The contract was based on a monthly retainer, which was fixed whether outcomes improved or not. The amount of time spent on managing cases did not affect the retainer. The incentive for the return to work service provider was to retain the contract by achieving better return to work rates and therefore lower claim and compensation insurance premium costs. 

The intervention was conducted in the State of Victoria. There, as with most jurisdictions in Australia, claims costs and claims experience have a significant influence on the premium. At the time of the intervention, claims costs for the preceding three years influenced the annual premium costs. An employer commencing a new entity paid the industry rate. The WorkCover premium then changed based on the entity’s claims costs. The premium increased with poor claims experience and decreased if claims costs are low. 

Case management approach: efficiency and trust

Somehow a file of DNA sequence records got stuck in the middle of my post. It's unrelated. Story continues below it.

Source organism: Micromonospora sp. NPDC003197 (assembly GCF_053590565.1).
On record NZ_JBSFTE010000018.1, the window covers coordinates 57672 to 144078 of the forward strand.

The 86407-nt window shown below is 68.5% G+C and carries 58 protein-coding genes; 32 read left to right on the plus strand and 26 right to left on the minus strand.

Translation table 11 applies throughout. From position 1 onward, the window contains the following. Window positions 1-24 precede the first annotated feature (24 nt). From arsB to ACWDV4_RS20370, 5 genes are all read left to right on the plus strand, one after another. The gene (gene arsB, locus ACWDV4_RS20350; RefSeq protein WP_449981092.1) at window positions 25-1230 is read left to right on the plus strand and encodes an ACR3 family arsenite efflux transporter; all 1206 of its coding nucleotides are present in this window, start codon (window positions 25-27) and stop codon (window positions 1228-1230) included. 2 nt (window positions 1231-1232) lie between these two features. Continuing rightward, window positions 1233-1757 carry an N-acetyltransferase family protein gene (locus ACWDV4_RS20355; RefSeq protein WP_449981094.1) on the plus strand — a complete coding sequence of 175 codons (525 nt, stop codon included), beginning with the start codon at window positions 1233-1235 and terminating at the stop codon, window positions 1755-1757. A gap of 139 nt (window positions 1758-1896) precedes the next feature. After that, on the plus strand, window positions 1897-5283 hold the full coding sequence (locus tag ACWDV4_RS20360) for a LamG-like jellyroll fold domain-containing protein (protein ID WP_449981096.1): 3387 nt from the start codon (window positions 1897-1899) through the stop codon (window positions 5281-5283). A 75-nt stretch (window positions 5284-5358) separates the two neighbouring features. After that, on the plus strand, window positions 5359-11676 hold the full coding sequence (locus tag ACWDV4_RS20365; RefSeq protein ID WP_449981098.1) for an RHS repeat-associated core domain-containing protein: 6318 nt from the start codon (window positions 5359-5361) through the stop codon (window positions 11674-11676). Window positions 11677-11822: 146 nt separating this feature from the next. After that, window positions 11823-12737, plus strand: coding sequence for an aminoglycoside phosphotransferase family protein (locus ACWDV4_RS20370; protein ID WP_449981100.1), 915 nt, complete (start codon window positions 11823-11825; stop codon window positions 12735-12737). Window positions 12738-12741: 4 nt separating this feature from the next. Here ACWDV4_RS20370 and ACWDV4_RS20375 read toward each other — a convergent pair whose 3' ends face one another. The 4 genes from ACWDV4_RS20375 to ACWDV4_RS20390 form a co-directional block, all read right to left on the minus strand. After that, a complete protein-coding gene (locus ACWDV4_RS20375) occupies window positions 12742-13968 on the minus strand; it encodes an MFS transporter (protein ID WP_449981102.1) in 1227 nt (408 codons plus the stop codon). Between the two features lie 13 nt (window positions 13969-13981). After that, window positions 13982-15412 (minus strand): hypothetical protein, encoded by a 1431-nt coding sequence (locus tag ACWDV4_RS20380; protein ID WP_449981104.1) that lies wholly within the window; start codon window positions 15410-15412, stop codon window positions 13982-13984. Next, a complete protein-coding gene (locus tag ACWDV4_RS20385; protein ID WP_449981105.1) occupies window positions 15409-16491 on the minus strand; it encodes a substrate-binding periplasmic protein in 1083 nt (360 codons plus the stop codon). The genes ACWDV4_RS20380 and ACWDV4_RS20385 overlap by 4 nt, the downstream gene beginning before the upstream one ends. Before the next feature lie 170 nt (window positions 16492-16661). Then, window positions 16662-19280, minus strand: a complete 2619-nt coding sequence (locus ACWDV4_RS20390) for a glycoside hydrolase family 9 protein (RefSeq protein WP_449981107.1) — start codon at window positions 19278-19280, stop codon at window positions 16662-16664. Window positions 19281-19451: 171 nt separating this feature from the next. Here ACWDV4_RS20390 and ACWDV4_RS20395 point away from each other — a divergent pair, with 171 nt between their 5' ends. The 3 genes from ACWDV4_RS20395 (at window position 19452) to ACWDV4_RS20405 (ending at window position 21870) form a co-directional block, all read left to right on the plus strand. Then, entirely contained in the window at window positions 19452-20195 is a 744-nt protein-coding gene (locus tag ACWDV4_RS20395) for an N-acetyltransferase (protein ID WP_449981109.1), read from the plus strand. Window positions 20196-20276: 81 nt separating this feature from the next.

The case management approach incorporated day-one reporting. If an individual developed a health problem, such as a shoulder pain, or an acute injury such as a fall resulting in a laceration, they were encouraged to report this early to the supervisor or line manager.

The supervisor called in to a 24-hour injury reporting phone number, generally in the presence of the employee. Reporting by the line manager within 30 minutes of the employee reporting their condition was expected. Reporting more than 24 hours after the employee had advised of their condition was considered a late report. Feedback regarding on-time reporting was provided to each company.